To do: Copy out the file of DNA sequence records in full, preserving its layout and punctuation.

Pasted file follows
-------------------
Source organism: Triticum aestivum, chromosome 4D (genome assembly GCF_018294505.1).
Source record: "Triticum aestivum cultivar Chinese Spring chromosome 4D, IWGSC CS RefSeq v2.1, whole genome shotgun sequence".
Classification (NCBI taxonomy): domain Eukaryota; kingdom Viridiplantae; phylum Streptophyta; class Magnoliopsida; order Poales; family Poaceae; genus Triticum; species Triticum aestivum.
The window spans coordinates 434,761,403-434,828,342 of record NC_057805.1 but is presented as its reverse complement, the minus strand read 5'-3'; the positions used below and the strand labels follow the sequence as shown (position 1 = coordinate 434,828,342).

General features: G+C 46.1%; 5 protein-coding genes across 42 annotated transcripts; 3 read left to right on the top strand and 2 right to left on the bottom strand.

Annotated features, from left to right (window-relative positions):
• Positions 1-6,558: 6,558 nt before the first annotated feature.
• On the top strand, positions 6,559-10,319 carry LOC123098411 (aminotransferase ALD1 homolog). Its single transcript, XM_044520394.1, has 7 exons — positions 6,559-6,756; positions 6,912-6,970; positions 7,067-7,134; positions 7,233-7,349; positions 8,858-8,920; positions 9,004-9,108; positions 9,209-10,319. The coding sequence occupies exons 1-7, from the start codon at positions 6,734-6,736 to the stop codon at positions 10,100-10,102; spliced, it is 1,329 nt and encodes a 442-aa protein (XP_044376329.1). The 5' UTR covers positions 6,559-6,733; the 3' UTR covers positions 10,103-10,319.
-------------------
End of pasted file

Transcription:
Source organism: Triticum aestivum, chromosome 4D (genome assembly GCF_018294505.1).
Source record: "Triticum aestivum cultivar Chinese Spring chromosome 4D, IWGSC CS RefSeq v2.1, whole genome shotgun sequence".
Classification (NCBI taxonomy): domain Eukaryota; kingdom Viridiplantae; phylum Streptophyta; class Magnoliopsida; order Poales; family Poaceae; genus Triticum; species Triticum aestivum.
The window spans coordinates 434,761,403-434,828,342 of record NC_057805.1 but is presented as its reverse complement, the minus strand read 5'-3'; the positions used below and the strand labels follow the sequence as shown (position 1 = coordinate 434,828,342).

General features: G+C 46.1%; 5 protein-coding genes across 42 annotated transcripts; 3 read left to right on the top strand and 2 right to left on the bottom strand.

Annotated features, from left to right (window-relative positions):
• Positions 1-6,558: 6,558 nt before the first annotated feature.
• On the top strand, positions 6,559-10,319 carry LOC123098411 (aminotransferase ALD1 homolog). Its single transcript, XM_044520394.1, has 7 exons — positions 6,559-6,756; positions 6,912-6,970; positions 7,067-7,134; positions 7,233-7,349; positions 8,858-8,920; positions 9,004-9,108; positions 9,209-10,319. The coding sequence occupies exons 1-7, from the start codon at positions 6,734-6,736 to the stop codon at positions 10,100-10,102; spliced, it is 1,329 nt and encodes a 442-aa protein (XP_044376329.1). The 5' UTR covers positions 6,559-6,733; the 3' UTR covers positions 10,103-10,319.